Monday, October 21, 2013

Clash of the Figments - Chapter 16

So the thing about Finnish jails is this:

You mean Dutch jails, Jimmy thoughtfully inserted. 

Hey, get out of my head, you freak. 

That guy.  Sometimes, I swear .  .  .  .  Anyway, the thing about DUTCH jails – there, are you happy? 

Yeah, dude.  Thanks for the moment. 

Don’t push it surfer boy.  So.  Dutch jails are very unlike jails you find in America.  Sure they have some things in common; steel bars, cots, criminals, etc.  But other than the obvious, the similarity stops there.  Foam pillows instead of feathers, a puny 19”  TV (can you believe it?  And black & white no less), only two HBO channels (no Showtime at all), and a remote control with only five buttons on it.  Like living in the stone ages.  Or the 70’s even.  To top it all off, they made us wear these ridiculous looking coveralls of the ugliest institutional green fabric and took away my gun.  Foreign prisons had definitely digressed since I saw Midnight Express.  I was all set to hit the law books in the library and work on my lawsuit until they told me they didn’t allow that here either.  Sheeesh. 

We did, however, get to make a phone call each, but since no one really knew where we were (including us), or what we were doing (also including us), we were skeptical of getting any sort of positive outcome. 

Simon called a pay phone that was located right next to the one he was calling from.  Having nothing better to do, I answered it and we talked for a while until the guards got wise and told us to knock it off.  At least that’s what I think they said. 

For my call, I dialed the hot little number from the airplane but got her machine.  I left a message saying that I was in Rio finishing up the purchase of a new hotel chain and told her not to be a stranger. 

Jimmy called his lawyer friend to get him started on a business license for his staple company.  He was on the phone for an hour and a half, and I was rightly impressed with his burgeoning business acumen, but found out later that the actual conversation was only three minutes long; his lawyer had then transferred Jimmy to the multiplex theatre in Daytona where he listened to movie information for the rest of the time.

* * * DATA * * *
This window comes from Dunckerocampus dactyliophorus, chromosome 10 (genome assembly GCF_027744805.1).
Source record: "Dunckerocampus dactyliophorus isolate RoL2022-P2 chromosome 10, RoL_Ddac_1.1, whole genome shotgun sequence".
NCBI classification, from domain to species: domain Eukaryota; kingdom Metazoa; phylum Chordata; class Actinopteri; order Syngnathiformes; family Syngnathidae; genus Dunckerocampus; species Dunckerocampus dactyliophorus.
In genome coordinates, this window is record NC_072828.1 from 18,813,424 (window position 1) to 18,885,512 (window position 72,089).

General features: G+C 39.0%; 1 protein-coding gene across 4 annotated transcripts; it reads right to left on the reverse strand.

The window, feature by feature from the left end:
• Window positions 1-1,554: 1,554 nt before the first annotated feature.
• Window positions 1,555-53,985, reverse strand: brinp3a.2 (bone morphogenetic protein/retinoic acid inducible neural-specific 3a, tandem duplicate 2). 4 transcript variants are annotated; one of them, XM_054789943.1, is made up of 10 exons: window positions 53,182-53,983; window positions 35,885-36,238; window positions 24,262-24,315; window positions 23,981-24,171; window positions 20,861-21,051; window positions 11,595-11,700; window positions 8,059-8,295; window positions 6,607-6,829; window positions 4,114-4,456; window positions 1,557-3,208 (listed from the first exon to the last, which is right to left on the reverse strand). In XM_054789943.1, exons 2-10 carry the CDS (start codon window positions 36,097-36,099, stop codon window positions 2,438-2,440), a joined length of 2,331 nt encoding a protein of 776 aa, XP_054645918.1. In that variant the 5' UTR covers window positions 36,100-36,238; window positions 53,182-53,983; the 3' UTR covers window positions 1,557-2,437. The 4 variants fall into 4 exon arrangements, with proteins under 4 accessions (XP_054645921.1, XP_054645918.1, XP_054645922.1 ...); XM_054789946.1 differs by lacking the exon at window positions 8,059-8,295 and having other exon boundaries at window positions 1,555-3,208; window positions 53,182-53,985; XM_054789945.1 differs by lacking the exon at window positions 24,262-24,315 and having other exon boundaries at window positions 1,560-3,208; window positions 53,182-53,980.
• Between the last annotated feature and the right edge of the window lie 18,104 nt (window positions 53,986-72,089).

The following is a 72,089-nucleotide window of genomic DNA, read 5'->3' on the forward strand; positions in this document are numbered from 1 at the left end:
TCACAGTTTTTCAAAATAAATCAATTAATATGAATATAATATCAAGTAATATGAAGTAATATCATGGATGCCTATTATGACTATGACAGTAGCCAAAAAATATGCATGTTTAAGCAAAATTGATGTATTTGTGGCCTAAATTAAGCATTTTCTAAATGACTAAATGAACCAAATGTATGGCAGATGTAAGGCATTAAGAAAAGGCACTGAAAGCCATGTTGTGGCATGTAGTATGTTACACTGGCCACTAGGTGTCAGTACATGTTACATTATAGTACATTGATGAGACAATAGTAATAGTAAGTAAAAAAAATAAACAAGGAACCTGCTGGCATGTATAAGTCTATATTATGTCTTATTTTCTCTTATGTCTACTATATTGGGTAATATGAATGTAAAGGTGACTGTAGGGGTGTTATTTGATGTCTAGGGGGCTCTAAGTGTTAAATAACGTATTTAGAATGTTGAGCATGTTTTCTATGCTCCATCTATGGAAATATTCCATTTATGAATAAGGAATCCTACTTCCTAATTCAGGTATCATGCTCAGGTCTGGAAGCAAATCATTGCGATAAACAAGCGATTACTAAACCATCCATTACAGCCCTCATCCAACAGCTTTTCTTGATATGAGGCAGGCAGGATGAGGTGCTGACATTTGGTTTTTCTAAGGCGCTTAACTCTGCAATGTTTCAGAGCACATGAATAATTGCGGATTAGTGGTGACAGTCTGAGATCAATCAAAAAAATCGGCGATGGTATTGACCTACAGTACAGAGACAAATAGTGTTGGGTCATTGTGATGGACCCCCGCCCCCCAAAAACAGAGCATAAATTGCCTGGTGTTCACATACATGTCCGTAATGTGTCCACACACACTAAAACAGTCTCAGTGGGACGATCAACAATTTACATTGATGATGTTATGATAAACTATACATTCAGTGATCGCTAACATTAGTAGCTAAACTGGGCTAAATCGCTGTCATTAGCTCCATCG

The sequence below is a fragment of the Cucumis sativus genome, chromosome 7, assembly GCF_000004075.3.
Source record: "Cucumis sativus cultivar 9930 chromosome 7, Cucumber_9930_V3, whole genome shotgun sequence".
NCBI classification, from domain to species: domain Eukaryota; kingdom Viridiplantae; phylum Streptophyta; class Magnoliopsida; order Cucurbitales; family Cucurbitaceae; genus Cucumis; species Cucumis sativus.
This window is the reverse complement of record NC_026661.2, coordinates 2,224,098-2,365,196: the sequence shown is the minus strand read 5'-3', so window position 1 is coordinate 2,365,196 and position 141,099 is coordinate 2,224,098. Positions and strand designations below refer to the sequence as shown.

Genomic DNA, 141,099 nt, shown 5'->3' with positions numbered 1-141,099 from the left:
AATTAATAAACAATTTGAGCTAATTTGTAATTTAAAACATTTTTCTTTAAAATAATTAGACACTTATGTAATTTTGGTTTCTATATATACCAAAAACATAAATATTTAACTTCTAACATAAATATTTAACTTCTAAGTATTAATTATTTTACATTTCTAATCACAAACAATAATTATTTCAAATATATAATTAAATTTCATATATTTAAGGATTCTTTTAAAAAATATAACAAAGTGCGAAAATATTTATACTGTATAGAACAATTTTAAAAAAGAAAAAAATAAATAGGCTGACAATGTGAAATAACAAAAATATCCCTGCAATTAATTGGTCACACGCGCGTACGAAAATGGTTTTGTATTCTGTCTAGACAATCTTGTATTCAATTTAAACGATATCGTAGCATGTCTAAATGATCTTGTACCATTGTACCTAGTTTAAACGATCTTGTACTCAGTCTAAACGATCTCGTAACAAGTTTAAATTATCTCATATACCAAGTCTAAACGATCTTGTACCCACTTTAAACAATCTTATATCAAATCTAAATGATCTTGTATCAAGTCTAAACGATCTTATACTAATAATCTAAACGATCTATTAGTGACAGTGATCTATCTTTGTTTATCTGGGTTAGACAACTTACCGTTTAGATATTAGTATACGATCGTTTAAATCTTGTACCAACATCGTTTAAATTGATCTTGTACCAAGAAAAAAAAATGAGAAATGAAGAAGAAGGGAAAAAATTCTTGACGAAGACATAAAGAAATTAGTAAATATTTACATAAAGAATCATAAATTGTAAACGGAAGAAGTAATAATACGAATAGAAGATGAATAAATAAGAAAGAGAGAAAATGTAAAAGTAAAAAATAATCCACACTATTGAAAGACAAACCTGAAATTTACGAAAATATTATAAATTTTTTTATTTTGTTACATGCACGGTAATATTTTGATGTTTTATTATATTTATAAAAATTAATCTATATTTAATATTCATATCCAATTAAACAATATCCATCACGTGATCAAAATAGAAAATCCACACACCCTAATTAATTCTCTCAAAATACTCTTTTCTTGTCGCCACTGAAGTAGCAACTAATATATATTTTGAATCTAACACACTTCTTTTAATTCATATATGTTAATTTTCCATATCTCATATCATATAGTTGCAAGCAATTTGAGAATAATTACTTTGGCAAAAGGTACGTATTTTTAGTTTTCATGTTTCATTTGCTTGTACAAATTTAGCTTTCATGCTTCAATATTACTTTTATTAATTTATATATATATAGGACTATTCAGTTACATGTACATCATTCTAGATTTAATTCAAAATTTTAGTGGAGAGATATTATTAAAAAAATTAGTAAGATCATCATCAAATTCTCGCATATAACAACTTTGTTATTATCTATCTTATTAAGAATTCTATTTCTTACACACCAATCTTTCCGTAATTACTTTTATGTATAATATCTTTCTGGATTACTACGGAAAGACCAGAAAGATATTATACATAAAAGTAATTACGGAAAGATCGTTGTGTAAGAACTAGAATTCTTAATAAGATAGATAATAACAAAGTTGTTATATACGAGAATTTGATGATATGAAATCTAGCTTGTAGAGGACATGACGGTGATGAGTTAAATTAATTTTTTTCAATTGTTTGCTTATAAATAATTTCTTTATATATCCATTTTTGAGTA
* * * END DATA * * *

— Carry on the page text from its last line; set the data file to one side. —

The remainder of our night there was fairly uneventful and quite boring except for the orange stuff that came with our dinner that none of us could guess what the hell it was.  We still don’t know. 

The hours passed slowly and a normal progression of moods occurred as the minutes ticked by.  First, the apprehension & fear of being incarcerated, slipping into boredom & impatience, and then, finally, into thoughtful personal reflection. 

As usual, around 6:30 in the morning, Simon became convinced once again of his black ancestry, and after wailing “Swing Low Sweet Chariot”  a couple of times started calling me “G-Money”  and saying “word up”  a lot. 

As the sun came peeking over the horizon, Jimmy was still playing the air guitar in his sleep and I had come to the conclusion (after much deep thought) that Einstein was totally out to lunch on the Theory of Relativity because MC2 actually = E, not the other way around.  And I can prove it. 

We were stirred from our reverie by a visitor. 

“Yo, G”, Simon called to me, “check out the homey.”  I checked him out, but not because Shaft told me to. 

The guy was obviously a local from the wooden shoes he was wearing, but I sensed an intelligence about him that I hadn’t felt since entering this country. 

“Good morning gentlemen,”  he said. 

Thank God, somebody that speaks English. 

“Whazaaaaaaaaaaaaaa,”  replied Simon. 

Showing unexpected good taste and breeding, the mysterious stranger ignored Simon.  I looked for antlers, but found none. 

“Richard Lassiter?”  he asked, looking at me. 

Since I’m a figuring kind of guy, I figured this was more of a pleasantry than a real question, so I told him I was indeed said Dick.  He produced something from his pocket (thereby marking him as a producer, though whether an executive or an associate I couldn’t tell) that I was very glad to see – a key – and unlocked the door. 

“You’re free to go,”  he said.  “Your friends too.” 

With that he turned and started to walk away, but I wasn’t going to let him go that easily.